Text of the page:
Rooted in poetry

New novel is a history-haunted journey across worlds, with the Holocaust ever present

Holocaust novel cartoon 521 (photo credit: AVI KATZ)
Holocaust novel cartoon 521
(photo credit: AVI KATZ)
In 1881, the St. Petersburg cell of the notorious anarchist organization Narodnaya Volya (The People’s Will) assassinates the tyrannical anti-Semite Czar Alexander II, the flames of murderous pogroms sweep through the Pale of Settlement and a middle-class Jewish boy from Muswell Hill in 21st century London is rescued by the banned Yiddish Jericho Players theater company of Latvia... What?
Bernard Kops, the doyen of European literature, has written a great new Jewish novel, his tenth. Nominally, it is a coming-of-age story centered on 17-year-old Sam Glass, who slips fantastically back into time, on a mission to kill the hated czar. But this is just a first step in a history-haunted journey across worlds, with the Holocaust ever present in the background.
Yet Kops infuses this tale with humor, empathy and depth worthy of the renowned Yiddish author Shalom Aleichem. His universe, like Sholem Aleichem’s, is centered around wise, passionate and magnetic matriarchs at the peak of their power, surrounded by weaker men and whores and witches defending a place in their orbit.
One such matriarch is Lisa, Sam’s gorgeous widowed mother, who is about to embark on a love affair a year after the untimely death of her beloved husband, Sam’s father.
Another is Sarah, Lisa’s equally young and desirable great-great-great grandmother who summons our heartbroken hero from his painful present back into the Vitebsk of 1881, the town of his forebears, to assassinate the czar. And this is what he, together with a team of bombers, actually does.
Now our adventurer, having tackled his apparent destiny, finds himself trapped in the wrong country and the wrong century of a confusing world. Yet his journey back to the real world proves even more confusing: the sounds of the Holocaust follow him all the way back to the idyllic Thames Valley of London.
Many writers familiar to this sensitive, educated North London teenager pop up in the story unexpectedly and always on cue. Sam meets Anne Frank who wonders why he had to run away from home, since “mine,” she recalls, “ran away from me.”
Poets and lovers of freedom like Shelley and Lorca stroll in the brutalized Russian lands soon to come under the yoke of the Soviets. Sam, who has never experienced a single act of anti-Semitism on Muswell Hill Broadway, watches T.S. Eliot step off his pedestal to seek out the Jews below the rats “underneath the piles.” Even Shakespeare helps out when the protagonist must eventually, literally, sing for his supper.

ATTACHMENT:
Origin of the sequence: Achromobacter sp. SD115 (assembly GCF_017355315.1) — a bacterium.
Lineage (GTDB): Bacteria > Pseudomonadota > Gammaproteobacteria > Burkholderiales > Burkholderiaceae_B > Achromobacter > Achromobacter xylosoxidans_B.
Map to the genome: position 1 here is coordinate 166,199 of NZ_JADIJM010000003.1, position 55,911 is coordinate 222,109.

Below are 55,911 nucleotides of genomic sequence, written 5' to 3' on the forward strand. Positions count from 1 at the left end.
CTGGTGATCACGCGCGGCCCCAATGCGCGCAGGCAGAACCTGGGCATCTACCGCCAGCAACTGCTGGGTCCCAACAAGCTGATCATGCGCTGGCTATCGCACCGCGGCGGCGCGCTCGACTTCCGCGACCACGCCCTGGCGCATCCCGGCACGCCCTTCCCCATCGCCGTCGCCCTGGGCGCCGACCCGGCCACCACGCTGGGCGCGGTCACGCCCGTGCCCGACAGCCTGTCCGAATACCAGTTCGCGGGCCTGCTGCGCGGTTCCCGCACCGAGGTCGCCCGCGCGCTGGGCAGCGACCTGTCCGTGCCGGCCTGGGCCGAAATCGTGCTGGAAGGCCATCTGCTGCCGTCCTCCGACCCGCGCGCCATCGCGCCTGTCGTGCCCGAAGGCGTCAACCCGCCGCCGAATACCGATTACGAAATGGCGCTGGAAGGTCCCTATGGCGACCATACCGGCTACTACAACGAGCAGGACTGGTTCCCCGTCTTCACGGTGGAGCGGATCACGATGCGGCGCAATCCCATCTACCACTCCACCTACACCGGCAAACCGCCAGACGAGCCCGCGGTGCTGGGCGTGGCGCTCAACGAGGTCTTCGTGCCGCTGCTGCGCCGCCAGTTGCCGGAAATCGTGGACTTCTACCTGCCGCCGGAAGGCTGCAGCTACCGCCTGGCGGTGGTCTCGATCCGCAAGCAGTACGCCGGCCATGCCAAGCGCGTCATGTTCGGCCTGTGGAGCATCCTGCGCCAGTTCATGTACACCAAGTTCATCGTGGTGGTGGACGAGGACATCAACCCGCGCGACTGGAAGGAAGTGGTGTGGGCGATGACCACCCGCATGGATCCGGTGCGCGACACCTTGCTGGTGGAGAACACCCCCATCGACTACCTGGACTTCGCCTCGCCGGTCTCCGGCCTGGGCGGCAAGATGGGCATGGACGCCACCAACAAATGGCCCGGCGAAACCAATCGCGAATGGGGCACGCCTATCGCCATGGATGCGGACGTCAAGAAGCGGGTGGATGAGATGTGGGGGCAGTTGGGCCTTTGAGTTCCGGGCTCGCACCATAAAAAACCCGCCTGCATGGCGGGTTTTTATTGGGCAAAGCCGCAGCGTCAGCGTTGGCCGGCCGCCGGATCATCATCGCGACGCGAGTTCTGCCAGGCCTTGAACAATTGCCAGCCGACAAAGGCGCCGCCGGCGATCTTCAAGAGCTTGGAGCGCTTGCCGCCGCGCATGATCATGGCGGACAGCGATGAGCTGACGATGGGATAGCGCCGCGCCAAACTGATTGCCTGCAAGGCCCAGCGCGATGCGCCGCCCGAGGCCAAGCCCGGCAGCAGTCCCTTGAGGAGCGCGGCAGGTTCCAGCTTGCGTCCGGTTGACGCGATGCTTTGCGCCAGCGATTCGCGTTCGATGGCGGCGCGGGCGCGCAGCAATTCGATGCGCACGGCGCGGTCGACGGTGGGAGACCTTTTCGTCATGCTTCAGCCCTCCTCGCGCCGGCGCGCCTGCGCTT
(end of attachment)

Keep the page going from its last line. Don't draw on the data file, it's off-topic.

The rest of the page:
Kops hails from the bygone, destitute European Jewish immigrant settlements of East London. He is extraordinarily prolific – he has published more than 40 plays, two autobiographies and six collections of poetry – and, at long last, commercially successful.
All of Kops’s writing is rooted in poetry, which may perhaps explain his ability to make his prose throb with passion, in a way reminiscent of the Russian Jewish short story writer Isaac Babel in his classic 1920s collection Red Cavalry. His poetic skill, in effect, powers his prose.
He invests it with rhythms approaching blank verse, which can readily convey almost any mood that the author wishes to evoke.
Let me show you how this works. In the following example, I have formatted and edited only very slightly a passage of Kops’s prose about the spread of panic at Vitebsk railway station: it succeeds as vibrant descriptive poetry:
A long queue of ragged, silent and lifeless humans were shuffling forward, one shoe at a time, everyone trying to get away from Vitebsk.
The Red Rabbi sniffed... checking the atmosphere: “I fear there is pogrom in the air.”
“There is always a pogrom in the air and more often a pogrom on the ground,” Akiva retorted.
The creatures in the queue seemed barely able to rub two kopecks together. Where were they off to, and why? As they approached the ticket hatch some urgent whispers started to circulate.
The voices of the lumpen stragglers were morose and suddenly fearful. “Did someone say pogrom?” An old hag cackled: “I see it with my own ears...”
A toothless man muttered: “I’ve heard it with my own eyes...”
“When, WHEN ?...” “Anytime you like...
Tonight! Tomorrow or yesterday!...” But, “It is all a tall story,” uttered a heavily pregnant Jewish dwarf.
Now consider Kops’s unedited prose below, describing a real pogrom raging amidst a theatrical performance: “Chaos was smiling on his rostrum, conducting the scene. The hall was alight and the crowds from outside rushed in with burning torches. The cast huddled together on stage. The audience was a tangled, screaming, unbelieving crowd.
And the mob went in amongst them.
“Death to the Yids. Pogrom! Pogrom! You bastard Jews. Christ murderers. You’re finished in this country.” And daggers and bread knives were doing their job, a flashing flood; and blood was fountaining, pouring down and hammers were crashing, and smashing and nightmare was king.
The hall ignited and the slavering flames licked at the bundle of actors upon the stage...
And down in the hall, peasants cried and fought each other and tore at each other desperate to get outside.
“Death to the Yids! Death to the Yids.”
The chorus continued outside.
“We’re finished. We’re finished. God help us. They are burning us. They are turning us into smoke.”
As a boy, Sam had slipped into the past to get away from home; as a man, he must seek his future on board an immigrant ship with the touring Jericho Players dreaming of their own, permanent Yiddish theater in London.